Before we can control it, we find ourselves moving in a different world with different equations. Twos and threes take the place of faces. Time breathes as I breathe. Hard and into my heart. Always knowing this is what I came for. This is what I always wanted. I change perspectives.
Thank you. Thank you. Thank you, I tell the book. This is an old love that did not come before love. I’m reading Bertrand Russell who’s saying there isn’t any time. I go to another dimension—a black room with nothing else.
I don’t have children here but still they wait for me to pick them up from… I’m not a private detective but a woman leaves a voicemail asking if her husband is fucking other guys or maybe she’s off her meds?
I think about Anna, in this place. She got with that famous musician and I thought “there’s no way I can get with her.” I’d never met her but loved her music. On Facebook, I saw she was moving in with a man named Neil. I hoped that she had resigned herself to being single with her gay friend Neil.
I sent that Facebook message with no prayer involved because something stronger than a prayer was involved. It was me sending myself through the internet into her life and my God whatever is stronger than praying is exactly what I did. Magic had something to do with it. The idea that thinking hard enough about a woman could create an opening in her mind where thoughts of you slipped in.
Anna’s answer to my message ended with a rush of exclamation points.
When Anna broke up with Neil, that’s when I asked to visit her in Austin. I didn’t even know what was in Austin, but it seemed cool and threatening.
I flew there. I met her. I touched her hair accidentally when I went for a hug. “Oh,” I said.
“Neil drank a lot, so he fit my pattern,” she said.
“You’re my pattern,” I said.
“Your look is my pattern. Your big blue eyes are my pattern. You are a huge Pattern Anna,” I said.
I moved to Austin after a few weeks and we built a life together. The passion was simple.
But as time went on I had to go off on benders with Kierkegaard and have serious time with Schopenhauer. It wasn’t that I read them. It was that I changed when I read them. Instead of drinking, I stayed in my study. Sometimes I said mean things to her. I said I didn’t like the clothes she wore. I questioned her taste in music. I criticized, but I did so earnestly, sometimes scratching my head. Little comments made me worried she’d leave. But she always stayed, which upset me more.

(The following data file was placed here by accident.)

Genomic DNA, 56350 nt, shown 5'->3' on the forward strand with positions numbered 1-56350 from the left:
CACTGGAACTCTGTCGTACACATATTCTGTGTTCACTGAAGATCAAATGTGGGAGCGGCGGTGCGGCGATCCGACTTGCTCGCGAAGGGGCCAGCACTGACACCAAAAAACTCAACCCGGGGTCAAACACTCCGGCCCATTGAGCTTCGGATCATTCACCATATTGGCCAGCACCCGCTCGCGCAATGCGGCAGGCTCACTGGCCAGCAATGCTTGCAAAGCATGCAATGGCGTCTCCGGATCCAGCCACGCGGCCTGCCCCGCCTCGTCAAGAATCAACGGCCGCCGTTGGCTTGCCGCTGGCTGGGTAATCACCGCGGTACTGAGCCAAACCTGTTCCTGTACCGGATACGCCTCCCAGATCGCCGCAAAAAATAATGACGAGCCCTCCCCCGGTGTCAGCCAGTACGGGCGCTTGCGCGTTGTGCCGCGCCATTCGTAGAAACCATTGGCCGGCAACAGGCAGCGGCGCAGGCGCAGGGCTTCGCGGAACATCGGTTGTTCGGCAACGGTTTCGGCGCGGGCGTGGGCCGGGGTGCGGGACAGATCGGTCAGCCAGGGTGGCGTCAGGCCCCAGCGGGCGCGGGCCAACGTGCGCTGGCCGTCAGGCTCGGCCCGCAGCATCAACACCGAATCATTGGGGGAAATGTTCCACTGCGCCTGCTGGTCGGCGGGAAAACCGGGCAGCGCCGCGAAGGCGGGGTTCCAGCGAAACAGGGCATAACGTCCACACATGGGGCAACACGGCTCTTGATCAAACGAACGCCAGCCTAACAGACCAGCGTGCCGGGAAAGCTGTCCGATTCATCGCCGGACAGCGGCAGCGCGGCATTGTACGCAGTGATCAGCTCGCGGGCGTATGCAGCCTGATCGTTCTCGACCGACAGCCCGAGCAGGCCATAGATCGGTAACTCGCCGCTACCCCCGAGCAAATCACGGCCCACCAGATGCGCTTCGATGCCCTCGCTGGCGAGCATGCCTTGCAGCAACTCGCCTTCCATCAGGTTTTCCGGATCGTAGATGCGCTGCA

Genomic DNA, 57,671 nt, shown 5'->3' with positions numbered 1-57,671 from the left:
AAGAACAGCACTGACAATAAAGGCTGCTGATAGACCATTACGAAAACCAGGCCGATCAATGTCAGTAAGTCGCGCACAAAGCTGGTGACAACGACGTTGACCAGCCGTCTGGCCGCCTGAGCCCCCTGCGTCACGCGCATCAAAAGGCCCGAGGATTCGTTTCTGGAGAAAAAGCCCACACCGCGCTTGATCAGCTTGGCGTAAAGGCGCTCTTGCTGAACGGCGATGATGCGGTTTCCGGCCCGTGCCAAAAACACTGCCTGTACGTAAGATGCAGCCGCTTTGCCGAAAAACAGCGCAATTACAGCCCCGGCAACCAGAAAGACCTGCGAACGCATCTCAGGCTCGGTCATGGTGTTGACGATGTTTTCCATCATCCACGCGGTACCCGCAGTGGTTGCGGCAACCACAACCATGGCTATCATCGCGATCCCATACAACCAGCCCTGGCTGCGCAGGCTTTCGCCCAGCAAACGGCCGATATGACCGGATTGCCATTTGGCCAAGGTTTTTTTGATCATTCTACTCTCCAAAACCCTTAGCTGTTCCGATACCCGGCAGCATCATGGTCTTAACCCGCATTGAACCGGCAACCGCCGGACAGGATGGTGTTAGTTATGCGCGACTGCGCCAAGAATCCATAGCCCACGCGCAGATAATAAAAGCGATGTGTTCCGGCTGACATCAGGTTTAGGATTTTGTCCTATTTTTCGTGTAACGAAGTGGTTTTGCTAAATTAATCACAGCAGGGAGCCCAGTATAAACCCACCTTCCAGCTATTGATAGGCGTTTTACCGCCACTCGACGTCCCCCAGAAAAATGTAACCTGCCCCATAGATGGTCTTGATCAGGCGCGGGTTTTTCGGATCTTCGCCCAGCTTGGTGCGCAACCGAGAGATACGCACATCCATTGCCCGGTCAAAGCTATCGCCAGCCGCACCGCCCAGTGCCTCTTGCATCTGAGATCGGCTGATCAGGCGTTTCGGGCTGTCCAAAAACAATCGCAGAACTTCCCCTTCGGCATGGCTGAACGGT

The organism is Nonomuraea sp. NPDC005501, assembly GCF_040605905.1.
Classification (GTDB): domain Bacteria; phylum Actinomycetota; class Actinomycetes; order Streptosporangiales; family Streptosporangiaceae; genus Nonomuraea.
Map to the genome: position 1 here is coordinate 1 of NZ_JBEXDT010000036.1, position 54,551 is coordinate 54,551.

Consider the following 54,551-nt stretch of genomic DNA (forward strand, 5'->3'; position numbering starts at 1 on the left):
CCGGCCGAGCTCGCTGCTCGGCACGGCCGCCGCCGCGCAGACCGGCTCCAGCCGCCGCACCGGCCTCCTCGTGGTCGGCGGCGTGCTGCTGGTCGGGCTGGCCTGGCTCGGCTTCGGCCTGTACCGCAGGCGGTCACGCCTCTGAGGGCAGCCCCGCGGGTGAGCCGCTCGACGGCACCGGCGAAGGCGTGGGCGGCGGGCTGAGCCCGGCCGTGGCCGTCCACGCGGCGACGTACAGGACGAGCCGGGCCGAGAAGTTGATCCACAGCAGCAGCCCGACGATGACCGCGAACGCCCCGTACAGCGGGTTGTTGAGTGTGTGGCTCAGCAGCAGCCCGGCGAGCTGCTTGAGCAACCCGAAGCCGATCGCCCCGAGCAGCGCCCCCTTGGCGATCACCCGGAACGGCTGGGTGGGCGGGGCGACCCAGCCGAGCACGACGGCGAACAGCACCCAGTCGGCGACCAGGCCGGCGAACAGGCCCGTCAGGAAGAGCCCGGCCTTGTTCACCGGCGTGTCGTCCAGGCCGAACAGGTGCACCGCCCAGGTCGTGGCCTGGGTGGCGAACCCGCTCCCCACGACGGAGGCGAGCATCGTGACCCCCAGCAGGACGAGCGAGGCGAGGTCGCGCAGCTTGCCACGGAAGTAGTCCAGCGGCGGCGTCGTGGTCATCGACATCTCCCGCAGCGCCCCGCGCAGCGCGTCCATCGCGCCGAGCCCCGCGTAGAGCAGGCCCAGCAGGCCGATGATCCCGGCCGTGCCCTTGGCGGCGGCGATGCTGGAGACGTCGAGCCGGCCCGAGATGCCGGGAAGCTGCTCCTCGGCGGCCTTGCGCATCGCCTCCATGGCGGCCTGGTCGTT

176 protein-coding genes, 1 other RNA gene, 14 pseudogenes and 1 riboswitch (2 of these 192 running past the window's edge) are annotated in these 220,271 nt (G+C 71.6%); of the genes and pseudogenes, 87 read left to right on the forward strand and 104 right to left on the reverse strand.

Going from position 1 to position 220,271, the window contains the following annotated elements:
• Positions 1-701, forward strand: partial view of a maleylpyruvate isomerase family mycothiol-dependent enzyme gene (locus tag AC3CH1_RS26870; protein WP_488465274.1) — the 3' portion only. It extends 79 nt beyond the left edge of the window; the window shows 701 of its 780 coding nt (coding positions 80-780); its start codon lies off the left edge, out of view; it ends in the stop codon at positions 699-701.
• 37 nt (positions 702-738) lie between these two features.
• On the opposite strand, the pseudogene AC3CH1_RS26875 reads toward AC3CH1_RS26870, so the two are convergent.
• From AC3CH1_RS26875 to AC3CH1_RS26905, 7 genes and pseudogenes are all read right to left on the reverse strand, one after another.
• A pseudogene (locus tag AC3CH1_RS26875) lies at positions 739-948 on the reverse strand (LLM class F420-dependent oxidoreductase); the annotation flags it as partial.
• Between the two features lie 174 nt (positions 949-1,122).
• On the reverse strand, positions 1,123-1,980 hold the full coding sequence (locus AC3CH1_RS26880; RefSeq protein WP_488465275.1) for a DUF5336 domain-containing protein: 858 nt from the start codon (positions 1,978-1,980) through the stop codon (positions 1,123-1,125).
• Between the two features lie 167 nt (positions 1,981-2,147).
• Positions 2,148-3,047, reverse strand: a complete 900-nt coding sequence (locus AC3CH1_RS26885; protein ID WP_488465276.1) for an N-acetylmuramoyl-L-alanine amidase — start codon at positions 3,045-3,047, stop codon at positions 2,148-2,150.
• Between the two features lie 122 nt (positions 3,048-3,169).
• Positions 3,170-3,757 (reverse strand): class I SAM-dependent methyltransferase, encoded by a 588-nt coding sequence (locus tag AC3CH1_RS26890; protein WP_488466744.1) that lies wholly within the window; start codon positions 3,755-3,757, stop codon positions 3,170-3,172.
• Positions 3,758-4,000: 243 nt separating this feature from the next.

One night my head was on the bed frame. I got upset at the wood for being wood. For some reason wood seemed so stupid to me, like it should give more than what it gave. My house should give me more. I knew it wasn’t about Anna. But the house could not be so easily forgiven. And sometimes. Sometimes. The house got boring. I just got bored and took things for granted which is so obvious but true.
So I end up in outer space somewhere in a black room with no time passing because this is what I wanted apparently.
She dreams of me. Anna combs the children’s hair in the morning, telling them that at some point Daddy will come back from the vacation he took. She believes she has lost me. She fights but with who she isn’t certain. Her brain whispers, he’ll come back, but her body shouts. It says she doesn’t understand yet. Divorce. Moving. Children with harder brains. She makes food that I usually make and it’s much crappier than I usually make and the kids are wondering what the hell is going on in this house because they have a hankering for language even though they’re still young. They put their hands behind their backs and refuse to go to school because “it’s so dumb.” Anna tells them that’s not a smart thing to say and they say they will reconsider. Together.
Huddled together they reconsider. They go to school because they’re smart, holding onto their backpack straps like parachutes.
She goes to my study and looks at the books. She peels the corrugated pages with her fingers. She’s never been good at patience and she asked God at night for it often. Some weeks it felt like she was really getting good at it. The exclamation points in her message to me, they expressed relief. She was getting old and wanted something solid. A relief. A complete relief. She thought, maybe.
Maybe I could be sturdy even though I was so much younger. But I’m 33 now and clearly still a child. Only children think time isn’t real. Only children get lost and call it learning. She could hold herself. Put herself in my chair and wrap her arms around herself.
I roam through these walls without direction. It’s not entirely clear what Russell meant anymore. Things combine into nonsense. This space exists but what is moving then if not time? I wanted to get away from it so bad but now. Now it’s like the moving circle of my life has regained intrigue. I thought I wanted to run.
I come back.
I let my family wrap themselves around me. The feeling is large. Breathing out of control. Grasping. Children clawing.
“What’s that dark stain on the carpet?” I ask.
Anna’s been rolling on the carpet at night. She says her heart left the house. She says something else but I can’t hear her over the children stomping on my feet. I listen to her.
“My heart feels heavy the way you talk about books being heavy,” she says.
I kiss her and she makes a little lash with her tongue on the side of my mouth.
At night I put my hand to her chest and want to ask her for forgiveness. Her heart’s unusually quiet for the occasion.
“Time is real,” I say.
“Who doesn’t think time is real?” she asks
“Sometimes you are unbelievable.”
“I’m an animal,” I say
She turns toward me and nods her head, yes.
“You are my nocturnal animal and I never want you to leave,” she says.
I kiss her.
“These kisses are reserved for promises which cannot help but be kept, you who cannot help but be kept.”